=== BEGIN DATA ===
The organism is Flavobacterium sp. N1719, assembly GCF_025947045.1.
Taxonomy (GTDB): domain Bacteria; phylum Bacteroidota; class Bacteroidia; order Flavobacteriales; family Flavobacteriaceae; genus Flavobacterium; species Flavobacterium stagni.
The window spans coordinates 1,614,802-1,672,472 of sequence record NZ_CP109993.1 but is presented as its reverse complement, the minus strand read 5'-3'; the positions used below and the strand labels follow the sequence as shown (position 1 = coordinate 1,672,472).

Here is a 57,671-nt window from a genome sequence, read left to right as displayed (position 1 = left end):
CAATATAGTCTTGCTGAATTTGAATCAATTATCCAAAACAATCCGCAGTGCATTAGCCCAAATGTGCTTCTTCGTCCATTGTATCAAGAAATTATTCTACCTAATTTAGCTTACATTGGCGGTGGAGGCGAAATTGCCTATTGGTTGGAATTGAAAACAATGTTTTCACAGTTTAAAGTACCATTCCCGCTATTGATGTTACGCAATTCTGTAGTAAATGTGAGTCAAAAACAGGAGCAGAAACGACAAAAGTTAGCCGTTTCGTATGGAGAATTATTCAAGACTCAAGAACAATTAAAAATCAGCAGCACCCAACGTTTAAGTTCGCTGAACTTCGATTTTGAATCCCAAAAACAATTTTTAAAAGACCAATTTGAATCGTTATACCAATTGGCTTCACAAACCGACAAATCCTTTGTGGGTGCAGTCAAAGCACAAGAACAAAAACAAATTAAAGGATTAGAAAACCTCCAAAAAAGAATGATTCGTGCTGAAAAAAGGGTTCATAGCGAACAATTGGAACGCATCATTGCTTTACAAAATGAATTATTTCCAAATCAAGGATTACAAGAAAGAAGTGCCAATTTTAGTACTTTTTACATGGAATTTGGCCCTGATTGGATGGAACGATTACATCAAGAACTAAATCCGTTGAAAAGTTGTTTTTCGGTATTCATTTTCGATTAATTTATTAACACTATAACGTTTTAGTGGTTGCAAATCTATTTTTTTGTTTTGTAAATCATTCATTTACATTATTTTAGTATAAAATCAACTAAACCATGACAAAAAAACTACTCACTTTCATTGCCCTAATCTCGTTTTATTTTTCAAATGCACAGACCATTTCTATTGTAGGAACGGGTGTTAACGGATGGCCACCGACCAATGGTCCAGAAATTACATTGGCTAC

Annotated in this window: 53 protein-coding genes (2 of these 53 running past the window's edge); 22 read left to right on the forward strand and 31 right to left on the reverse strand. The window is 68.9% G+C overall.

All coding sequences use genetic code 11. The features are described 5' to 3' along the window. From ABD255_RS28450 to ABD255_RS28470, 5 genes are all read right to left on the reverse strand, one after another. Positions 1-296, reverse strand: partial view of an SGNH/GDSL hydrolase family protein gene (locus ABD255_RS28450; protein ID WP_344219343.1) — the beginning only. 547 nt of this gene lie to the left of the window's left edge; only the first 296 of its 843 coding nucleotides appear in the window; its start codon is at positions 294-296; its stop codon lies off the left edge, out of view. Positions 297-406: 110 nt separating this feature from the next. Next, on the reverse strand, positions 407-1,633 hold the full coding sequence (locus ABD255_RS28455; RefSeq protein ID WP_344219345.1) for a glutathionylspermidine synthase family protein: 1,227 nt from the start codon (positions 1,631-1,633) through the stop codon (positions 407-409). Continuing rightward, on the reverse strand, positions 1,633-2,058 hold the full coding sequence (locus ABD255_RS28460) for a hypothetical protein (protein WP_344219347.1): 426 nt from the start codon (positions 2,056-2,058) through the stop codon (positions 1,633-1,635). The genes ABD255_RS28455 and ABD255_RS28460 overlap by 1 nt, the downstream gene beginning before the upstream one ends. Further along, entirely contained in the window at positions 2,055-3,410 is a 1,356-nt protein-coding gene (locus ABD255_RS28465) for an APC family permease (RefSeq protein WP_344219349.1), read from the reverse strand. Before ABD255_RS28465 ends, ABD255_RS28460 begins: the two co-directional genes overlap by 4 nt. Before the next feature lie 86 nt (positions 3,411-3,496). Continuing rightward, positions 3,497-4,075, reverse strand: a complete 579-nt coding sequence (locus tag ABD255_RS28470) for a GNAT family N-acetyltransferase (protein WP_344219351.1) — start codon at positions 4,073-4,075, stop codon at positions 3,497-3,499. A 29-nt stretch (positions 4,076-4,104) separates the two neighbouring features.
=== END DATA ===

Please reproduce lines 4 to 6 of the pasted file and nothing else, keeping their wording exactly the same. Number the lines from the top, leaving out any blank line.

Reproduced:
Here is a 57,671-nt window from a genome sequence, read left to right as displayed (position 1 = left end):
CAATATAGTCTTGCTGAATTTGAATCAATTATCCAAAACAATCCGCAGTGCATTAGCCCAAATGTGCTTCTTCGTCCATTGTATCAAGAAATTATTCTACCTAATTTAGCTTACATTGGCGGTGGAGGCGAAATTGCCTATTGGTTGGAATTGAAAACAATGTTTTCACAGTTTAAAGTACCATTCCCGCTATTGATGTTACGCAATTCTGTAGTAAATGTGAGTCAAAAACAGGAGCAGAAACGACAAAAGTTAGCCGTTTCGTATGGAGAATTATTCAAGACTCAAGAACAATTAAAAATCAGCAGCACCCAACGTTTAAGTTCGCTGAACTTCGATTTTGAATCCCAAAAACAATTTTTAAAAGACCAATTTGAATCGTTATACCAATTGGCTTCACAAACCGACAAATCCTTTGTGGGTGCAGTCAAAGCACAAGAACAAAAACAAATTAAAGGATTAGAAAACCTCCAAAAAAGAATGATTCGTGCTGAAAAAAGGGTTCATAGCGAACAATTGGAACGCATCATTGCTTTACAAAATGAATTATTTCCAAATCAAGGATTACAAGAAAGAAGTGCCAATTTTAGTACTTTTTACATGGAATTTGGCCCTGATTGGATGGAACGATTACATCAAGAACTAAATCCGTTGAAAAGTTGTTTTTCGGTATTCATTTTCGATTAATTTATTAACACTATAACGTTTTAGTGGTTGCAAATCTATTTTTTTGTTTTGTAAATCATTCATTTACATTATTTTAGTATAAAATCAACTAAACCATGACAAAAAAACTACTCACTTTCATTGCCCTAATCTCGTTTTATTTTTCAAATGCACAGACCATTTCTATTGTAGGAACGGGTGTTAACGGATGGCCACCGACCAATGGTCCAGAAATTACATTGGCTAC

Annotated in this window: 53 protein-coding genes (2 of these 53 running past the window's edge); 22 read left to right on the forward strand and 31 right to left on the reverse strand. The window is 68.9% G+C overall.